Canal Ocasion to Canal Acwalisnan

29 April 2005

OBrian_tide kbrecknock We spent 6 days in Brecknock waiting for the weather to abate sufficiently for us to head out and nip around the corner back into sheltered waters.Today we entered Estrecho de Magallanes. We took the restricted route via Canal Acwalisnan because it is shorter and more sheltered than the approved route of Magdalena. As we passed through Paso O'Brian the current was amazing. It was almost white water with whirlpools. At one stage we had 7kts of tide with us. Shortly after this the waters calmed as they got deeper. I saw what looked to be waves breaking where I did not expect to see rocks. I checked through the binoculars and saw that it was two whales playing very close to the shores. I could not tell which species as we were not close enough. As we entered Magellan we had about 30 kts of wind and fairly lumpy seas though this calmed as we neared the north shore. A group of sealions briefly followed us and as we entered Bahia Wood two little birds landed on the boat and examined every surface before leaving. This was the first time in ages where we anchored without shorelines. We had time so we emptied the fuel from our cans into the main tank. As we did this a fishing boat came into the bay. I watched him throw his anchor over the side and then tear off at top speed. His anchor did not set and he came within a metre of us. We thought he wanted to come alongside for some reason so we put fenders out. He saw this as an invitation so tried to come alongside by ramming us! (Thankfully the fenders took the impact). The single line he tried to secure to us with snapped (we were not disappointed). I asked him what he wanted but I think he was drunk. He just left and re-anchored immediately off our stern. Kev rowed over to return the line to him and to give him a packet of cigarettes with a note telling him the depths (he did not know). Kev returned with a chicken the fisherman had given us!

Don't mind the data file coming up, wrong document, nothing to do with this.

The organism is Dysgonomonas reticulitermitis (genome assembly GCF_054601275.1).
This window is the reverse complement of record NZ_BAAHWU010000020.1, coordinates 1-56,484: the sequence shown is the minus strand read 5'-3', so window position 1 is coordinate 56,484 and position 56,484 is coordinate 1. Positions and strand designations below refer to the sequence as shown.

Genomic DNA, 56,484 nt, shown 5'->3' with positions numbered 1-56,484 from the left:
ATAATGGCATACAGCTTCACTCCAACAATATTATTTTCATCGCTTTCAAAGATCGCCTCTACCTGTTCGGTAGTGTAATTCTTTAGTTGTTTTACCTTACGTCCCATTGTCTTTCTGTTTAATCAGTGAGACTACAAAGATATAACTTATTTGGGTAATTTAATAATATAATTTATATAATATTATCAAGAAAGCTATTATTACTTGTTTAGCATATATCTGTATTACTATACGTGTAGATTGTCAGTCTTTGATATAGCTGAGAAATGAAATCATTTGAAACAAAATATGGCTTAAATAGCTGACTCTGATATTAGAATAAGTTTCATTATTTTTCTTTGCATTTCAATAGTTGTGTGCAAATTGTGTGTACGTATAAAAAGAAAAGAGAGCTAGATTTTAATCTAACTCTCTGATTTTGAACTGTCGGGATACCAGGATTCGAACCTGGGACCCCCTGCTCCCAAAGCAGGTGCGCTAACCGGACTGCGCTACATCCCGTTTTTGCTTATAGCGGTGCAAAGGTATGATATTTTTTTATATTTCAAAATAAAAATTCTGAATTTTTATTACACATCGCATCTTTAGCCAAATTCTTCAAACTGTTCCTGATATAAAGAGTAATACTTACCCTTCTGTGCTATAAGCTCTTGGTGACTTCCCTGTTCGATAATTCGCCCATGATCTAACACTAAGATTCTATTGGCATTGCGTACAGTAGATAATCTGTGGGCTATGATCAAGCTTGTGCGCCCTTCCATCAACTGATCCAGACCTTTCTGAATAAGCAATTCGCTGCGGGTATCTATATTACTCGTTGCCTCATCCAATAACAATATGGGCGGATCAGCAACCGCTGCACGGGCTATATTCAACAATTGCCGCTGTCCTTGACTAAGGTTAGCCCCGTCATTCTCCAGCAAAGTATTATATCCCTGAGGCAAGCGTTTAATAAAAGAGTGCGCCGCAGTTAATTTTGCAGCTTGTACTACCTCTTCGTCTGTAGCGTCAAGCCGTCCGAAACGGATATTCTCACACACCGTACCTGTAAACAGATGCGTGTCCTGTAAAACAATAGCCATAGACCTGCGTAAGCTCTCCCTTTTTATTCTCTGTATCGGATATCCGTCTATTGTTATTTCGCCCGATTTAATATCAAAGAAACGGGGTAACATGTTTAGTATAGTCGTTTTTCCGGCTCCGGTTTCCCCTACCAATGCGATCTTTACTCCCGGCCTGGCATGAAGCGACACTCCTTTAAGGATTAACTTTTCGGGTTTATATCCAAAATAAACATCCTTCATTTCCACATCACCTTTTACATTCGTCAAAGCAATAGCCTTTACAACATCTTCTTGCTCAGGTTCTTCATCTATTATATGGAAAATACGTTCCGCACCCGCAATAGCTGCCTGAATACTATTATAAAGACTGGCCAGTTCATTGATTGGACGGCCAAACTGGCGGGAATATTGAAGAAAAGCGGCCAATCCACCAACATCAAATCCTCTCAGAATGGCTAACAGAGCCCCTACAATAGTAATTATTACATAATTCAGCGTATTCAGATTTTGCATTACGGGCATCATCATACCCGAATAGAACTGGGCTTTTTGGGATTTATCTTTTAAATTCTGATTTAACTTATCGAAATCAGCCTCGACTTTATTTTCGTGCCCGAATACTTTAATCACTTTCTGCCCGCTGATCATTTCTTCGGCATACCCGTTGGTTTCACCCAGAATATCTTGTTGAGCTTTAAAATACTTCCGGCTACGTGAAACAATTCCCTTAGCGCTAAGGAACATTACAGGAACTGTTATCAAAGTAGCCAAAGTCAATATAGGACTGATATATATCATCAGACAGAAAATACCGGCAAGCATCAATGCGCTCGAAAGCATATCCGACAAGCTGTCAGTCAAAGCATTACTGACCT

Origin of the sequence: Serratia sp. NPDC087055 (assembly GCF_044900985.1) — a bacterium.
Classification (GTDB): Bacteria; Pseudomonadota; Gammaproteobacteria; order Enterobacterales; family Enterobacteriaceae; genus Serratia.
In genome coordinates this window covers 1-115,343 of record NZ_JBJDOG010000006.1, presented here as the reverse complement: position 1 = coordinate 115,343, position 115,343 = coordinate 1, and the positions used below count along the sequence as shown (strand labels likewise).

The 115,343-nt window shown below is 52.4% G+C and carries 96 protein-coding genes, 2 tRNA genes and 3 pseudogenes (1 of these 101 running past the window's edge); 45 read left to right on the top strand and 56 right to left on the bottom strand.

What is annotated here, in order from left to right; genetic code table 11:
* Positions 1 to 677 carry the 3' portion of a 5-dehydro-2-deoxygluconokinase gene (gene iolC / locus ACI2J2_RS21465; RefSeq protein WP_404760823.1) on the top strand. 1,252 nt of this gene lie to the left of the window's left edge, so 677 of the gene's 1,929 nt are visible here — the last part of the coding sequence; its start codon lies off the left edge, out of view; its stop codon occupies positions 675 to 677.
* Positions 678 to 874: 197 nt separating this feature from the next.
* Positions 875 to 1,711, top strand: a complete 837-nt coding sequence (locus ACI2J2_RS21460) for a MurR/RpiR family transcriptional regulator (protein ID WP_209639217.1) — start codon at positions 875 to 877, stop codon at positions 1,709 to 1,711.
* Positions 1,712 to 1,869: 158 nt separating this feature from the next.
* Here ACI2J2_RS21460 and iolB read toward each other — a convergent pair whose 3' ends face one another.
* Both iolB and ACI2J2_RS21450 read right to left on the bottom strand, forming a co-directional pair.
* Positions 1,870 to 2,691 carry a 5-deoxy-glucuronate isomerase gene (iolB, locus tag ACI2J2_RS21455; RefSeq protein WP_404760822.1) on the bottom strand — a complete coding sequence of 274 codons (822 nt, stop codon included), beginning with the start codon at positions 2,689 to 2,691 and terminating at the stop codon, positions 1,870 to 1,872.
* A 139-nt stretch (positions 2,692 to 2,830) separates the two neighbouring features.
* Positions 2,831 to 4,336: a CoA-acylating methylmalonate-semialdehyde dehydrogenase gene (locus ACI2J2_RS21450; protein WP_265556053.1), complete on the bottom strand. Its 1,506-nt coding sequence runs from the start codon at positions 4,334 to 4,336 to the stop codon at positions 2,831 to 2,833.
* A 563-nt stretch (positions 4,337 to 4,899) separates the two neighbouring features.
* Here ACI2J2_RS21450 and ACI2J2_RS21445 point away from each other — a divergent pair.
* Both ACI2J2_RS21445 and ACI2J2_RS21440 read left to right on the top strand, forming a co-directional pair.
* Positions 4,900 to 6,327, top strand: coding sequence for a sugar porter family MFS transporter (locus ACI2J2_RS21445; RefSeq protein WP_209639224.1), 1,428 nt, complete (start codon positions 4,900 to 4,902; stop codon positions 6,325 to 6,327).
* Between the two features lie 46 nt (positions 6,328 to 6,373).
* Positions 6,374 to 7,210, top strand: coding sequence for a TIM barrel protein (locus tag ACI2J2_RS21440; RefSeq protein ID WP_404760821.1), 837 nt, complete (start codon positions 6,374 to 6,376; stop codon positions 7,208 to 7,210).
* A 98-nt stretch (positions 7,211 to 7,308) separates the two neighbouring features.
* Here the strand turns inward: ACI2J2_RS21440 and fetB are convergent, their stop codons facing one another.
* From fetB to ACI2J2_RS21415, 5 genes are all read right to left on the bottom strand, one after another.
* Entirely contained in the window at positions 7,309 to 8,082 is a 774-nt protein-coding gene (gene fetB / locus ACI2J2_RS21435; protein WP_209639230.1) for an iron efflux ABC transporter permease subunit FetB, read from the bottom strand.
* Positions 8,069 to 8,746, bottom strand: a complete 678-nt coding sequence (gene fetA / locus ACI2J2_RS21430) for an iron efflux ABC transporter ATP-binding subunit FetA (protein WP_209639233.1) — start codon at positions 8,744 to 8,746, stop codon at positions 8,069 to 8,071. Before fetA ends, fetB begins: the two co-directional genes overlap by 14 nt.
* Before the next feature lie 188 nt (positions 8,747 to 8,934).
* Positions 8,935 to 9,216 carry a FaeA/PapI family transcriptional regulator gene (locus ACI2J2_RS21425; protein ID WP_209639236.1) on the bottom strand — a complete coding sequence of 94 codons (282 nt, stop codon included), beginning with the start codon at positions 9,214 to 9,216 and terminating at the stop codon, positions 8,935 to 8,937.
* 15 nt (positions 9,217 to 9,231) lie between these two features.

Canal O'Brien to Canal Brecknock

22 April 2005

The wind was relatively quiet overnight so we were up and off by 0730 today. It took us a lot less time to get our lines off and tidy on board than it did to deploy them. The wind was strong but from a favourable direction so fortunately we could sail for most of the day. We crossed Bahia Desolada. This is an aptly named place if ever one existed . Bahia Desolada was named by Capt James Cook. Right by Desolada is Seno Ladrones (means Thieves' Sound in Spanish). This runs off Canal Ballenero. Both places were named by Capt Fitzroy . Capt Fitz Roy named these places to commemorate the theft of one of his boats from the area by the Indians. In retaliation for this theft Capt Fitzroy kidnapped a few indians and their children. The indians fled leaving the children! (The children were taken to England and “educated”.) Years later Captain Fitz Roy returned the young people to their families whilst on the survey vessel The Beagle. The weather was foul today with squalls flinging sleet at the boat every 10 mins or so. The visibility was limited but every now and then a granite island or hill would appear from the gloom. The wind was often 30-40 kts and very cold but we made good speed so kept going until we reached Seno Ocasion on Peninsular Brecknock. We saw quite a few sealions and for a very short while a curious few followed us jumping out of the water like dolphins. This was a very dramatic place in terms of scenery. All granite with a dusting of snow, the boat anchored (the anchor did not hold so we were moored with four lines) and surrounded by steep cliffs. There is a little waterfall here so we will fill our tanks again. We were also impressed by the fact that the barometer was much higher today (1015) and so today was the first time in ages that we did not get rained on!